The Net Advance of Physics RETRO:


William Wollaston's Freezing at a Distance

2013 December 16

From Physique by Ganot & Maneuvrier [Paris: Hachette, 1887]

The ancients regarded heat and cold as opposing principles with equal standing. In the well-known scheme of the four elements, heat was considered the mean of fire and air, cold that of water and earth. This idea persisted into early modern physics, with heat and cold often regarded as two distinct, invisible fluids with opposite "thermal charge" pouring in and out of bodies. Readers of this blog may recall, from the article on the solidification of mercury, that many Eighteenth Century thermometers showed the Delisle scale, in which water boils at 0°D and freezes at +150°D.

Thermodynamics was perhaps the quintessentially Nineteenth Century branch of physics : born from the steam engine, headed inexorably toward the atomic realm. The thermodynamicists' identification of heat with energy left no room for cold as anything but an absence, however much the use of "coldness" (1/T) instead of temperature would have mathematically simplified the formalism. With the advent of statistical mechanics, it became almost self-evident that heat is a measure of microscopic agitation, while cold is a word almost without meaning.

All this on the theoretical front --- but at the same time the new experimental science eventually named cryogenics was developing apace, and ever-lower temperatures were being attained in the "quest for absolute zero". (Had "coldness" triumphed over "temperature", this would have been "the quest for infinity", and its impossible nature would have been obvious.) Among the early pioneers of cryogenics (and indeed much of experimental physical-chemistry) was this week's featured author, the physician and chemical engineer William Hyde Wollaston (1766-1828). The "cryophorus" was Wollaston's main contribution to low-temperature research. This device consists of two interconnected glass bulbs (one of them containing water) from which all the air has (ideally) been removed. If the dry bulb is rapidly cooled, the water in the other will distill so swiftly that evaporative cooling freezes the liquid. While not a practical method of producing ice, the cryophorus inspired Faraday and others to attain lower temperatures and even to liquify some common gases. Although its operation was well understood in terms of early Nineteenth Century thermal theory, the cryophorus seemed counterintuitive at a less abstract level : it transmitted cold. Reading the paper, one notes the tension between Wollaston's intellectual belief that heat is primary and his visceral feeling that he is exploring the depths of cold.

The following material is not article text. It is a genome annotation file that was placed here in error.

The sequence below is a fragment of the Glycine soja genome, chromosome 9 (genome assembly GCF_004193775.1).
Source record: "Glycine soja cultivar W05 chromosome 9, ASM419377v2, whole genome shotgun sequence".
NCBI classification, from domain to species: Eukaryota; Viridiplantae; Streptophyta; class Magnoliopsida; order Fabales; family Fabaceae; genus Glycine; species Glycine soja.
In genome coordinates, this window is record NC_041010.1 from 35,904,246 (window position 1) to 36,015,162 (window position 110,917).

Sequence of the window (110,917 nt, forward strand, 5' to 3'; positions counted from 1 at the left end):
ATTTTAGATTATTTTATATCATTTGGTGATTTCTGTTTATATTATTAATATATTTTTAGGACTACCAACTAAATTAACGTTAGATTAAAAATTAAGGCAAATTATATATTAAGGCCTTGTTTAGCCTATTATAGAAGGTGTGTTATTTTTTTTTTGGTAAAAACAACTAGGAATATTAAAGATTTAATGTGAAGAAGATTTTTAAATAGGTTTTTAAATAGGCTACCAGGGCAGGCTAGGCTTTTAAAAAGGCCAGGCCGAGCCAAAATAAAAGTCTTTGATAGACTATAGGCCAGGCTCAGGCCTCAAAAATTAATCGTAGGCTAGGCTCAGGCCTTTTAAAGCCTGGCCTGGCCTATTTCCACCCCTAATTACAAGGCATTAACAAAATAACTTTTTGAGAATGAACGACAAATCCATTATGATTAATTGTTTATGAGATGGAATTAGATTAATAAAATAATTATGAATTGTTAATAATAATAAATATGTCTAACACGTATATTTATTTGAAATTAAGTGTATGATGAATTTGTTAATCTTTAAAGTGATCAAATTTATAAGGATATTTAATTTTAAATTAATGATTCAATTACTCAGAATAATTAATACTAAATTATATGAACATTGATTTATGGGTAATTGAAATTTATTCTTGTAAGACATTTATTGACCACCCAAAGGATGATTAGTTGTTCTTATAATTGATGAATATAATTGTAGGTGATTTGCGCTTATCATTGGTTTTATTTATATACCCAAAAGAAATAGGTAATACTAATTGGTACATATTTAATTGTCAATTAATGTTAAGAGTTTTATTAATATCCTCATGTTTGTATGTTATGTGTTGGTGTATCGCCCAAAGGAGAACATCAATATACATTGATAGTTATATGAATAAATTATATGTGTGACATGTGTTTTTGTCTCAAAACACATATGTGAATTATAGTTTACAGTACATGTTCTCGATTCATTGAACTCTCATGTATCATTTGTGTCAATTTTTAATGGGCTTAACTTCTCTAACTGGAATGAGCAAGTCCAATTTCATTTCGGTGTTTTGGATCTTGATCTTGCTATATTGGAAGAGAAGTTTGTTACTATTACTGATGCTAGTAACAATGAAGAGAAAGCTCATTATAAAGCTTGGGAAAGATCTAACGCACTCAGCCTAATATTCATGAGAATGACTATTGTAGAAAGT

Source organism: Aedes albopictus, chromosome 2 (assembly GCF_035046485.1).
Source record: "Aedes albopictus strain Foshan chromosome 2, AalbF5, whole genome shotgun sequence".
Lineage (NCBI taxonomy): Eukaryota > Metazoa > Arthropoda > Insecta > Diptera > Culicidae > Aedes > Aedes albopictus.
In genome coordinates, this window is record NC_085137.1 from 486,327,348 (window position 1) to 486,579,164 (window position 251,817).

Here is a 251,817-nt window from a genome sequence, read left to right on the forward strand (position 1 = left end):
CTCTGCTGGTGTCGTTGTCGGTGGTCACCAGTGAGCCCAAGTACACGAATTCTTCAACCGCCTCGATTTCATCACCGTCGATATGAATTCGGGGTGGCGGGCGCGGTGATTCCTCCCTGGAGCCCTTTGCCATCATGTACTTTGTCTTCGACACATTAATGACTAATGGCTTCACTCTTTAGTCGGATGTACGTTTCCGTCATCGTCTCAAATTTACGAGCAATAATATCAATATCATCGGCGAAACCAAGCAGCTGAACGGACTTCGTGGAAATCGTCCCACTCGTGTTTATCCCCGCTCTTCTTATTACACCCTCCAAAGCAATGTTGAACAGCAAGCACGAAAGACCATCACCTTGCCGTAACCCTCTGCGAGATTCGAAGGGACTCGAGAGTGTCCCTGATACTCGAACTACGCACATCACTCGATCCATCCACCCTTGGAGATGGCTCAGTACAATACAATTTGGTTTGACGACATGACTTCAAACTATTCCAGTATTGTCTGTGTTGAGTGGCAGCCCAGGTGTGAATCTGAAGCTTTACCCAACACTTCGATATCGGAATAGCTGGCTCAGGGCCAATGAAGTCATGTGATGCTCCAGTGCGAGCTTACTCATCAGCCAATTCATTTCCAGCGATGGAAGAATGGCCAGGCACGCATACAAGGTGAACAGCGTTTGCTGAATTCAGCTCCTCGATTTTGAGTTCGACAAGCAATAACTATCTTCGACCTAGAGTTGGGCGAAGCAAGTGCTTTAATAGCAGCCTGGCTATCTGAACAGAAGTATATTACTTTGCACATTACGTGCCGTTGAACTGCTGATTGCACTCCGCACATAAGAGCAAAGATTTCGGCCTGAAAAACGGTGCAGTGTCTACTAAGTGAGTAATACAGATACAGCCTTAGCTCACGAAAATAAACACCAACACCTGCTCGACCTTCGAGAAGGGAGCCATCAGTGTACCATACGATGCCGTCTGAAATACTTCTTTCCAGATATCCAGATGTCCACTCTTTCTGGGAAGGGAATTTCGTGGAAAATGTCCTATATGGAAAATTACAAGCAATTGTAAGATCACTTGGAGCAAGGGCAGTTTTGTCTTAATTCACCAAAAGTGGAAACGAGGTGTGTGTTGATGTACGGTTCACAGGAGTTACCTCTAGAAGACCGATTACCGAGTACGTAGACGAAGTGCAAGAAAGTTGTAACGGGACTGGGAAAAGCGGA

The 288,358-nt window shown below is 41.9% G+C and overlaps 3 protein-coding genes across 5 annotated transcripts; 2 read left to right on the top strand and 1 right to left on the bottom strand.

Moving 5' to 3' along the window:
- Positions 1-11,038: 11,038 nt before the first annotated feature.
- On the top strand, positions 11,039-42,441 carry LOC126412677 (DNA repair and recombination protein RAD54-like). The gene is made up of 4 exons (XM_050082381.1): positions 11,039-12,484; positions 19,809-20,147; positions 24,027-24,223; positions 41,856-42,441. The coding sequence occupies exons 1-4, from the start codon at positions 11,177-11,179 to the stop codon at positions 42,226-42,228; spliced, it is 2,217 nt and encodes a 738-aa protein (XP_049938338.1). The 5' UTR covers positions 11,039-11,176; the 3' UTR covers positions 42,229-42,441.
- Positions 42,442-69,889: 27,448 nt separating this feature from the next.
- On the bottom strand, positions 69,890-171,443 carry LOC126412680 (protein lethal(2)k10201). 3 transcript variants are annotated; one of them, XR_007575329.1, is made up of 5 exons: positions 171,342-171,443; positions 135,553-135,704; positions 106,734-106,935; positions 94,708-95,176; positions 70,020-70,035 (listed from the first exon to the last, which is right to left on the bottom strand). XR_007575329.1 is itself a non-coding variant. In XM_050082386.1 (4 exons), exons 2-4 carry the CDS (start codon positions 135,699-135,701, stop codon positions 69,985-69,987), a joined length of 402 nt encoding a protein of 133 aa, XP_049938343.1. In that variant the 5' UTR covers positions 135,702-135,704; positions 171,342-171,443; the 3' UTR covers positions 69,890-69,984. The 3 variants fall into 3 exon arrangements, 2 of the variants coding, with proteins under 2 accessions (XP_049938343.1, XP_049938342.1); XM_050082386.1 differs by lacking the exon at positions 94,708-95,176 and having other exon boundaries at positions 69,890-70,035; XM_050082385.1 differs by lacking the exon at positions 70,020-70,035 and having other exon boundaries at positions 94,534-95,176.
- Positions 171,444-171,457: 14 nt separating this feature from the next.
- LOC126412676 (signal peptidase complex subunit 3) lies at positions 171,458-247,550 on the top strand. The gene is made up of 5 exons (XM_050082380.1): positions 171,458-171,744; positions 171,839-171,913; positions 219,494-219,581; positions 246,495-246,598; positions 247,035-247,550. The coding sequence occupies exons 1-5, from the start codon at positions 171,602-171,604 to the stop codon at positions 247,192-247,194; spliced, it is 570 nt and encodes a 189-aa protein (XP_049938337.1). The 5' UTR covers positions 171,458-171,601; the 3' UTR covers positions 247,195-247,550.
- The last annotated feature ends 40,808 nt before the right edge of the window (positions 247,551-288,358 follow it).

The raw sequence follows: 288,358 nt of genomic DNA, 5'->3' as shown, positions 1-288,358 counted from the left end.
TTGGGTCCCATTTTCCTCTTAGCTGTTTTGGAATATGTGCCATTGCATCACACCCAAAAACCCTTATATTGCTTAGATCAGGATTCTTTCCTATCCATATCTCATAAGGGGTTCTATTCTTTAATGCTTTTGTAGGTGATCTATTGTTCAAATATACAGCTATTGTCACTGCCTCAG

W. H. Wollaston by Sir Thomas Laurence. [National Library of Medicine]

by Wm. Hyde Wollaston, M.D., Secretary of the Royal Society
[Phil. Trans. R. S. L. 103, 71 (1812 December 17)]

Wollaston's words are in bold.

That a fluid, from which a portion is evaporated, becomes colder in consequence of the heat absorbed by that part which assumes the gaseous state: that fluids rise in the state of vapour at a lower temperature when the pressure of the atmosphere is removed, and consequently may be cooled to a lower degree by evaporation in vacuo than in the open air, are facts too well known to need confirmation before the Members of this Society by any new experiments.

Nevertheless, a new mode of applying the most established principles may deserve to be recorded, if it assist the illustration of them, and be instructive from the novelty of the view in which it exhibits a certain class of phenomena ; although no immediate use be at present proposed, to which it can be applied with advantage.

Aristocratic physics-student Catherine Molchanova with a typical Eighteenth Century vacuum pump. [Painting by D. G. Levitzky, 1776]

If an attempt were made to freeze water by evaporation, without other means than the vacuum of an air-pump, the pump must be of the best construction, and though the quantity of water be small, the receiver must be of large dimensions, otherwise its capacity would set too confined a limit to the quantity of vapour that will rise, and consequently to the degree of cold produced.

Supposing the commonly received estimates to be correct, as to the quantities of heat, that become latent in the conversion of ice into water, and of water into steam, being 140° and 960° respectively ...

[The modern reader will note that in 1812 "heat" and "temperature" were not yet distinct concepts. Wollaston's temperatures are in degrees Fahrenheit.]

Supposing the commonly received estimates to be correct, as to the quantities of heat, that become latent in the conversion of ice into water, and of water into steam, being 140° and 960° respectively, we should find the following statement to be not far from the truth.